At the risk of spoiling a 50-year-old film, the most efficient way to introduce The Cowboys, a 1972 western produced and directed by Mark Rydell, is that it's the one where John Wayne gets killed. To be sure, Wayne died in more than just one film, but of the ten where he does, five of the deaths are offscreen and one of them is so early in his career that his unfortunate character doesn't even have a name (1933's Central Airport).
But The Cowboys was notorious for Wayne's death, one full act before the film's finale, as it had been over a decade since the Duke bought the farm in a film, playing Davy Crockett in The Alamo, making a heroic exit by blowing up the fort's powder magazine and a whole bunch of Santa Anna's troops. He'd die again onscreen, of course – four years later in The Shootist, his final film. But Wayne's death in The Cowboys happened at a cultural moment when killing John Wayne wasn't just a plot twist but a political statement, or at least that's how it was interpreted during the long twilight of the '60s that seemed to last until the middle of the '70s.
Following the ironclad rule that there's no such thing as a period film as much as a movie about the time when it was made, dressed up in costumes, The Cowboys is a story about generations – one receding, the other emerging. Even if events offscreen didn't underline this theme, it would be hard to miss from the elegiac tone and the forlorn mood that seems to have overtaken the older characters.
Wayne plays "Wil" Andersen, a sixty-year-old Montana rancher whose ranch hands desert him when news of a gold strike empties out the territory with fortune seekers. He has a herd of cattle that need to be driven to market four hundred miles away, and nobody to do it until a friend in nearby Bozeman tells him to try his luck at the local schoolhouse.
Wil is a hard man, made harder by losing both of his sons when they were still young men. "They went bad – or I did," he admits later in the film. It's hard to miss that he's being given a second chance when he takes on eleven boys, none of them older than fifteen, to drive over a thousand cattle through a landscape that ranges from prairie scrub brush to forest to mountain foothills.
His initial reluctance is overcome by other characters reminding him that he was still a boy when he did his first cattle drive, but Wil is sure – as most older generations are, throughout time – that he was somehow tougher, more resilient – in a word, better – than any young person now.
The cattle drive east from Bozeman to Belle Fourche, South Dakota (almost exactly four hundred miles in the real world, to give credit to the film's producers and William Dale Jennings, author of the book the film is based on), takes Wil and the boys past the site of the Little Bighorn massacre, where they find the bleached bones of Custer's troops, still lying on the battlefield.
This places the film's setting at the end of the 1870s at the earliest, just a decade before the 1890 US census that's considered the official closing of the frontier, at least according to the Frederic Turner Jackson thesis that informed so many of the movie westerns that would come years later. (The voiceover on the film's original trailer tells us it's 1878.)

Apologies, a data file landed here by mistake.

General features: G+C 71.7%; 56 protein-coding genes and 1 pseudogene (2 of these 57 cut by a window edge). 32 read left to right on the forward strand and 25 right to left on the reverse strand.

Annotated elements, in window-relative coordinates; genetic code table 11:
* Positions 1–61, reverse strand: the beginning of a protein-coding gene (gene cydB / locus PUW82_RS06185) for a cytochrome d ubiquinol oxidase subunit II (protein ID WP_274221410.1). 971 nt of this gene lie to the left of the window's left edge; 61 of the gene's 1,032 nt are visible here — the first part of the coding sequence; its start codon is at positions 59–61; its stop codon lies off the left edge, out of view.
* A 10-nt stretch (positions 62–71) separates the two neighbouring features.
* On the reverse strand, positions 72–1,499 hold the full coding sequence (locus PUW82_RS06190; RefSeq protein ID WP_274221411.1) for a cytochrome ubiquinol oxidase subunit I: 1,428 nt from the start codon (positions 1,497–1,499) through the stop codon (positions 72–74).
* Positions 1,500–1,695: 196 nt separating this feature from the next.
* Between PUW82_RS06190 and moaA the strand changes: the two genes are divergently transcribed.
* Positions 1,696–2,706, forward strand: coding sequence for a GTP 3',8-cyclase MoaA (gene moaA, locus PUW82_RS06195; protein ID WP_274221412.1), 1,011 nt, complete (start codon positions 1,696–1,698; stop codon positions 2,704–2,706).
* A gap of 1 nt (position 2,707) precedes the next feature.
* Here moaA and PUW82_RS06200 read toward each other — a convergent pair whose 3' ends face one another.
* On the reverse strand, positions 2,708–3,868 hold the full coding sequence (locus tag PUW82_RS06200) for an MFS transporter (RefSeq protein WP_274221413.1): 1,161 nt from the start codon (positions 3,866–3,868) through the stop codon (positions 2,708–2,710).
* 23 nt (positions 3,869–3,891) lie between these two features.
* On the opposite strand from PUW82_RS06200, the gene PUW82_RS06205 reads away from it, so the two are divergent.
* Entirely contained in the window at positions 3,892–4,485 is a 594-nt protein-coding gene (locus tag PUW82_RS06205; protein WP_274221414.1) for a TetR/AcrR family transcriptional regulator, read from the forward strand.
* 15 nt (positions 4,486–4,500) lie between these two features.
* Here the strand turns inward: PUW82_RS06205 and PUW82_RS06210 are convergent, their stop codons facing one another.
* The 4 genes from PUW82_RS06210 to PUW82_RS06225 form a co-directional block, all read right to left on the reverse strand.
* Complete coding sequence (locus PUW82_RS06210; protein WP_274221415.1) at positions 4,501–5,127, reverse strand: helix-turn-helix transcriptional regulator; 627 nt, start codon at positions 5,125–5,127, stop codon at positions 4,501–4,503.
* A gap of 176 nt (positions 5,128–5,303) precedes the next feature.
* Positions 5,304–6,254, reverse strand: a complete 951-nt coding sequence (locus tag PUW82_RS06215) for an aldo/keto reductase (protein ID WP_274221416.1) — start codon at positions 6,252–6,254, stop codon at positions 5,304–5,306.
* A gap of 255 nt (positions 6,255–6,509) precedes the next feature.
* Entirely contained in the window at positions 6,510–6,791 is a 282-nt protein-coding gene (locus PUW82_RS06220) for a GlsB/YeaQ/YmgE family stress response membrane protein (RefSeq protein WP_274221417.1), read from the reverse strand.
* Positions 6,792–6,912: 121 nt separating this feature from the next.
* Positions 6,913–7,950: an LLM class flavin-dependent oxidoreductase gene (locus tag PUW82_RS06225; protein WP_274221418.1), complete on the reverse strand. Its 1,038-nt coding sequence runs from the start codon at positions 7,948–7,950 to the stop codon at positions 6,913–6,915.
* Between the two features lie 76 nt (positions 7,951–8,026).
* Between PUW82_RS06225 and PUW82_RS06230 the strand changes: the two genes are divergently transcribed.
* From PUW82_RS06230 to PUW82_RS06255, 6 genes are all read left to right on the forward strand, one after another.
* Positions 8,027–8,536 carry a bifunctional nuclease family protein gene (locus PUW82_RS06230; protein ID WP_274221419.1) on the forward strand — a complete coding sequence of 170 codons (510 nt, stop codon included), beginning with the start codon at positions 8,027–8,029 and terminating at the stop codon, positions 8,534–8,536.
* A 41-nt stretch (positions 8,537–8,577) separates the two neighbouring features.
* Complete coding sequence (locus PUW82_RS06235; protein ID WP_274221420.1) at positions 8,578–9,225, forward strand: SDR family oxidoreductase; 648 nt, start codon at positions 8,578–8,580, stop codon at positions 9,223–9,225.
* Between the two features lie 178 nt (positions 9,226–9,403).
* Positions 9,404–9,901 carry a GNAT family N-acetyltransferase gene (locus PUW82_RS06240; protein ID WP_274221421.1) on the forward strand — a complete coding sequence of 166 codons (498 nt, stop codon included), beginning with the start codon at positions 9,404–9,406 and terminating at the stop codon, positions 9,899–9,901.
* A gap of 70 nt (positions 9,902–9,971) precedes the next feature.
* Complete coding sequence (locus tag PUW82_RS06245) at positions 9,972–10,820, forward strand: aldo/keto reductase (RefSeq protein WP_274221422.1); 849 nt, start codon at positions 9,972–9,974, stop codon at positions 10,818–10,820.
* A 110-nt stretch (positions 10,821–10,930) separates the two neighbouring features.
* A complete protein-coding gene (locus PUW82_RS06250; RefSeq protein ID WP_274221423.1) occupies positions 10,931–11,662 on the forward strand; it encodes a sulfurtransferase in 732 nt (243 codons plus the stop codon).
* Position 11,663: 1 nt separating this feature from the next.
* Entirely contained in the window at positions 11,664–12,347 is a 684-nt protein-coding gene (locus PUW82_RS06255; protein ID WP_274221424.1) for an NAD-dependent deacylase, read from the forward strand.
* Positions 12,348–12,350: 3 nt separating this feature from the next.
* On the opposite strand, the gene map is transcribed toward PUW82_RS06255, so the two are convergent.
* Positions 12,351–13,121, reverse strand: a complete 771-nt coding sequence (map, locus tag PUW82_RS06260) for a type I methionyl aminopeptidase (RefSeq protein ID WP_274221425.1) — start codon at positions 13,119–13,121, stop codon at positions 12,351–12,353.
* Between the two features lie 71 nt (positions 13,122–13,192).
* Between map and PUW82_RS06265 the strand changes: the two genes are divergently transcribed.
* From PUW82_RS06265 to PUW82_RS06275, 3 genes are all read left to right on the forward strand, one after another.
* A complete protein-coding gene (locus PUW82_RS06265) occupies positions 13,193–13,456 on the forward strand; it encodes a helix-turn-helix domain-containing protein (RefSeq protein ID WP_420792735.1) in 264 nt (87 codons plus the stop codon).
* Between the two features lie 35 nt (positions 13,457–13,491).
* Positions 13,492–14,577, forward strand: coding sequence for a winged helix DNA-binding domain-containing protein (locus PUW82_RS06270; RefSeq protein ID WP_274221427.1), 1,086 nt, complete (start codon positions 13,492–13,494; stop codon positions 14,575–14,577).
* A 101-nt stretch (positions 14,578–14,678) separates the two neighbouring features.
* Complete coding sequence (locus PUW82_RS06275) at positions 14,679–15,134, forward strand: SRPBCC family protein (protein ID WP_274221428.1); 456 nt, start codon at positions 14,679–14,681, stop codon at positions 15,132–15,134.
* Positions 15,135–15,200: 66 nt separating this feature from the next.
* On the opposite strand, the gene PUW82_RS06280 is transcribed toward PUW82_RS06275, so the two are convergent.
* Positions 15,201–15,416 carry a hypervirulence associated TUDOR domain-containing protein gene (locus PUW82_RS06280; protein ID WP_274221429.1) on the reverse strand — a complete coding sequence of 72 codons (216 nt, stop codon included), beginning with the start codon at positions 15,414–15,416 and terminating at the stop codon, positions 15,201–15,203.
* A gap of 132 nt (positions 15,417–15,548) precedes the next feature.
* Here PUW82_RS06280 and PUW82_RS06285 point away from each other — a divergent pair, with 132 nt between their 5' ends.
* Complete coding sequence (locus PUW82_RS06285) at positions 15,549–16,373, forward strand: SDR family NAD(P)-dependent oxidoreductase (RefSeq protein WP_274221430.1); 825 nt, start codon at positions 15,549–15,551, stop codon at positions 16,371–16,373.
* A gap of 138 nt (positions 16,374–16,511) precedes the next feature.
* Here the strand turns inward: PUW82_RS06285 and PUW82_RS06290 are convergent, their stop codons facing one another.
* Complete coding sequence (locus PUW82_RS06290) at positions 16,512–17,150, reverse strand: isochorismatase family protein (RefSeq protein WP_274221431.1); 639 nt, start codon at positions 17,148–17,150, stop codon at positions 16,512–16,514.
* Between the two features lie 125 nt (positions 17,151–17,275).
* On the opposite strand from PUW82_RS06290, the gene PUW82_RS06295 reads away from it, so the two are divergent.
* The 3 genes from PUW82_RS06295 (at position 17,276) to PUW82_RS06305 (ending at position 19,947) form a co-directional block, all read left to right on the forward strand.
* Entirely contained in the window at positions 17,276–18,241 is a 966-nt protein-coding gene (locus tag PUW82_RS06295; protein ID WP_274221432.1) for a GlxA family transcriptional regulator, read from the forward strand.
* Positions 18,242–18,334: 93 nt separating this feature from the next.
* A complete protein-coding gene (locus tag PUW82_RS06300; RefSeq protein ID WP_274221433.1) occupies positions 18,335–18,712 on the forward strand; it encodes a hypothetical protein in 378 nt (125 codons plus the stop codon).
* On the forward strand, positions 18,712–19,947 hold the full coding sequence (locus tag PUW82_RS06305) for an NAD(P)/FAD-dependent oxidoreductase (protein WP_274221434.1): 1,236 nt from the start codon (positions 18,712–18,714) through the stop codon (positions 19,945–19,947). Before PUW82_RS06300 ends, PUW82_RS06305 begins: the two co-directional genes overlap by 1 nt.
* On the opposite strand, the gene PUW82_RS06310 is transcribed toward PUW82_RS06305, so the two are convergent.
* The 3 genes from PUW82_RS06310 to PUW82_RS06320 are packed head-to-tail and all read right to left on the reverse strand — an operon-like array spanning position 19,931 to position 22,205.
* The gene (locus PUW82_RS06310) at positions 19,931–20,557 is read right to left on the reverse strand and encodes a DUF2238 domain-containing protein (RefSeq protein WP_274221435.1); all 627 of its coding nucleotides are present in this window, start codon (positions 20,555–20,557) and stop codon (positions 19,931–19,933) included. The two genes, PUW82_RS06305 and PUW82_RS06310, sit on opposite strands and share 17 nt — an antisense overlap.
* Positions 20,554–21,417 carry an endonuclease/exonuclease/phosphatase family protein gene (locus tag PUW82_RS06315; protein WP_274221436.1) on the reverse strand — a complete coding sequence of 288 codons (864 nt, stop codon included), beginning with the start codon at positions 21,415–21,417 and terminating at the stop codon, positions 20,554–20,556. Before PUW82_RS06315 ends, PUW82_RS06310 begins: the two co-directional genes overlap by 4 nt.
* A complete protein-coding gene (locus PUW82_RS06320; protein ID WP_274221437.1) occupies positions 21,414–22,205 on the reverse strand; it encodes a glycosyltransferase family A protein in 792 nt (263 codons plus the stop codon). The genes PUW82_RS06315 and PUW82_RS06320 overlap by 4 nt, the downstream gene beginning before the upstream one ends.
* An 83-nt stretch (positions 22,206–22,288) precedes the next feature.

"It's a different day," Wil's wife tells him at the start of the film, and this only adds to the sense of an era passing, and with it the shared history and experience of a generation that includes a vast, bloody war that marked their lives forever and changed history – a war still vivid in their memories, but already ancient history to the young.
Director Mark Rydell was not one of the Hollywood veterans Wayne made his reputation with – legends like John Ford, Howard Hawks or journeymen like Henry Hathaway – but a former soap opera actor and television director who made his feature debut with The Fox in 1967, a Canadian film based on D.H. Lawrence's novella about a romantic triangle with a lesbian base.
As a director, Rydell was very much a man of his time; after The Cowboys he made Cinderella Liberty (1973), a drama about prostitution and miscegenation with James Caan and Marsha Mason, and Harry and Walter Go to New York (1976), a period comedy starring Caan, Elliott Gould and Diane Keaton and a notorious bomb. He recovered with The Rose in 1979 – the Bette Midler vehicle that combined Janis Joplin with A Star is Born – and On Golden Pond (1981), which cast Henry and Jane Fonda as father and daughter and won Oscars for the former and Katharine Hepburn.
This would be the peak of his career, but in 1971 he was still a director trying to make his reputation, and a self-described liberal who was wary when the prospect of casting John Wayne in his film became a possibility. (He wanted George C. Scott for Wil.) In a bonus feature included with the 2007 deluxe DVD reissue of the movie, Rydell remembers meeting Wayne on the Mexican set of Big Jake, expecting a fire-breathing right-winger and meeting a humble actor who practically begged him for the role of Wil.
In May of 1971, when the film was still in production, Wayne gave an interview to Playboy magazine that caused a scandal at the time, and then again three years ago, when it was "rediscovered" just as cancel culture emerged to wreck careers for both the living and the dead. (Mahatma Gandhi joined Wayne on the list of those to be posthumously canceled that year.)
In the interview, Wayne described Midnight Cowboy as "a story about two fags" and told the interviewer that "I believe in white supremacy." It was unsettling to people who'd grown up watching his films, so you can imagine the effect it had on people born long after Wayne died, who had probably only ever encountered him in parodies whose context they found baffling.
A Guardian article from 2019 about the Playboy interview's "rediscovery" says that "revisiting Wayne's views is important: we should be mindful to revise and decolonise the film canon, and it's essential to reassess cinema's heroes in the light of our shifting politics."
So far, so Guardian.
"On the other hand," writer Caspar Salmon continues, "it's possible to feel a certain weariness about a new right-on mindset finding fault with, of all people, John Wayne. Who next, Charlton Heston? Ronald Reagan? Pity the modern film buff who happens, during their internet travels, upon Frank Sinatra's ill-advised links to organised crime! Seeing a brouhaha erupt over these comments shows that there exists in our discourse a certain incuriosity about the past, a lack of education on movie history, and a want of nuance in understanding politics in the golden age of Hollywood."